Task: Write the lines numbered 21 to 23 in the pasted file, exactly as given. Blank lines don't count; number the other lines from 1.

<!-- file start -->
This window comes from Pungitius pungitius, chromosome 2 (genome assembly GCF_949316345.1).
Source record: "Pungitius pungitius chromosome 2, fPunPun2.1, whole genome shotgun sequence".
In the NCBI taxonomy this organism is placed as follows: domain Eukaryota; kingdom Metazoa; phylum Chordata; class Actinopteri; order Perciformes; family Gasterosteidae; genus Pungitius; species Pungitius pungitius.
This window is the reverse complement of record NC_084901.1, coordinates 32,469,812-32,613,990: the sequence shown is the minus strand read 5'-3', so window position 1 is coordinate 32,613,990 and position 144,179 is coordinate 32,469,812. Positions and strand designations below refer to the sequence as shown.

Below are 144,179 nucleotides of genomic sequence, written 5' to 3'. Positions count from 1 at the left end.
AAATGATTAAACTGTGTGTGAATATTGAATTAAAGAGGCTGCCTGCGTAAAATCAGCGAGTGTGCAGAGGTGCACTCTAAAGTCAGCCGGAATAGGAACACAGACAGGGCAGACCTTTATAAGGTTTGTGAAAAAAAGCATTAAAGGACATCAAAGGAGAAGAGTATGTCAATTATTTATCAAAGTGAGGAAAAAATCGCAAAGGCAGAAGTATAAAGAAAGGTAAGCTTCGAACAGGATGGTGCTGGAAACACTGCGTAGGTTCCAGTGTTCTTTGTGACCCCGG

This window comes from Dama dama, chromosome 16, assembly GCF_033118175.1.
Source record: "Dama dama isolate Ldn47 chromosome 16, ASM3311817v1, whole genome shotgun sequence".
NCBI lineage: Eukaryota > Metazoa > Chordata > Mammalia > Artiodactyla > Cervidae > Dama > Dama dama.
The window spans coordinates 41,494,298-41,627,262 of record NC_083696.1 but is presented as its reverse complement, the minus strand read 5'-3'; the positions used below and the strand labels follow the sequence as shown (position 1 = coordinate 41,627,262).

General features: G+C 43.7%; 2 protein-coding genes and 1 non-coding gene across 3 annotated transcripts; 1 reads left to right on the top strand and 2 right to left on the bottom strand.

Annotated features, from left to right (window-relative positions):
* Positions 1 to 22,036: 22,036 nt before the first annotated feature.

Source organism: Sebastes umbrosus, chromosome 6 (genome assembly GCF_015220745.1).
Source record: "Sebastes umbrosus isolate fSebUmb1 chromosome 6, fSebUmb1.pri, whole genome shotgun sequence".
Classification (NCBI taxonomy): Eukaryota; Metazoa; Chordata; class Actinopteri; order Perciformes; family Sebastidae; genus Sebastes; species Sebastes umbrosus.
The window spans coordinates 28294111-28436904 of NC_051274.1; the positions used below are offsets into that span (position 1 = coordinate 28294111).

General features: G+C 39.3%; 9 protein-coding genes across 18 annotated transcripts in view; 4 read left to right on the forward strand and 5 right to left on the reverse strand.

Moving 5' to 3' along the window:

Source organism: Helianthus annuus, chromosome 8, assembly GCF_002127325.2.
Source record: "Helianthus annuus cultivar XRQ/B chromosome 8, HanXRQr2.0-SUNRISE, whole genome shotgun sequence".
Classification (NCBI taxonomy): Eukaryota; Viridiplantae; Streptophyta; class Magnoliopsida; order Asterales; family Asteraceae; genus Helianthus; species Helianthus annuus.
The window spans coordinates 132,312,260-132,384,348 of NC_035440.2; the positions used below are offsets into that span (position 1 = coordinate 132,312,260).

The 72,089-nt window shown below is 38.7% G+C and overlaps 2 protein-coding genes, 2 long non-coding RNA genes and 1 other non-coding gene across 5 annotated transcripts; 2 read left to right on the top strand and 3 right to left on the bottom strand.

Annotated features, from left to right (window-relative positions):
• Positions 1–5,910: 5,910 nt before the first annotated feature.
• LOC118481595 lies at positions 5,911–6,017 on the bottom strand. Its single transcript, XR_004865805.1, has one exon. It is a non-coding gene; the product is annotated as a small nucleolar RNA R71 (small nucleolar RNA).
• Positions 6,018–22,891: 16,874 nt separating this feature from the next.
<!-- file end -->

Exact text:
Source record: "Helianthus annuus cultivar XRQ/B chromosome 8, HanXRQr2.0-SUNRISE, whole genome shotgun sequence".
Classification (NCBI taxonomy): Eukaryota; Viridiplantae; Streptophyta; class Magnoliopsida; order Asterales; family Asteraceae; genus Helianthus; species Helianthus annuus.
The window spans coordinates 132,312,260-132,384,348 of NC_035440.2; the positions used below are offsets into that span (position 1 = coordinate 132,312,260).